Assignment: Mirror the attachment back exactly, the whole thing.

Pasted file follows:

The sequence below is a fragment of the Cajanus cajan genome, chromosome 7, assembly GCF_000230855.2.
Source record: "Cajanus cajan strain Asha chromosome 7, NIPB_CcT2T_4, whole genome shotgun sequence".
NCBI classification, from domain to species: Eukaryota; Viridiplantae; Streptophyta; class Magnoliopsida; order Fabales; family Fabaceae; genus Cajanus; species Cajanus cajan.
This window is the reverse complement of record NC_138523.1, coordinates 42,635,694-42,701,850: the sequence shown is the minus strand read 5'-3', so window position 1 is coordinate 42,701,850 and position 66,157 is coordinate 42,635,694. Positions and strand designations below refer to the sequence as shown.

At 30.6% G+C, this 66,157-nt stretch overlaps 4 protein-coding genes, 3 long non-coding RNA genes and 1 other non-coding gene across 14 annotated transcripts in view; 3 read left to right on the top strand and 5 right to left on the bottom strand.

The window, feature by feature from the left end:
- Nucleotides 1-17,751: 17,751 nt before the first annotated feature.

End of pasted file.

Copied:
The sequence below is a fragment of the Cajanus cajan genome, chromosome 7, assembly GCF_000230855.2.
Source record: "Cajanus cajan strain Asha chromosome 7, NIPB_CcT2T_4, whole genome shotgun sequence".
NCBI classification, from domain to species: Eukaryota; Viridiplantae; Streptophyta; class Magnoliopsida; order Fabales; family Fabaceae; genus Cajanus; species Cajanus cajan.
This window is the reverse complement of record NC_138523.1, coordinates 42,635,694-42,701,850: the sequence shown is the minus strand read 5'-3', so window position 1 is coordinate 42,701,850 and position 66,157 is coordinate 42,635,694. Positions and strand designations below refer to the sequence as shown.

At 30.6% G+C, this 66,157-nt stretch overlaps 4 protein-coding genes, 3 long non-coding RNA genes and 1 other non-coding gene across 14 annotated transcripts in view; 3 read left to right on the top strand and 5 right to left on the bottom strand.

The window, feature by feature from the left end:
- Nucleotides 1-17,751: 17,751 nt before the first annotated feature.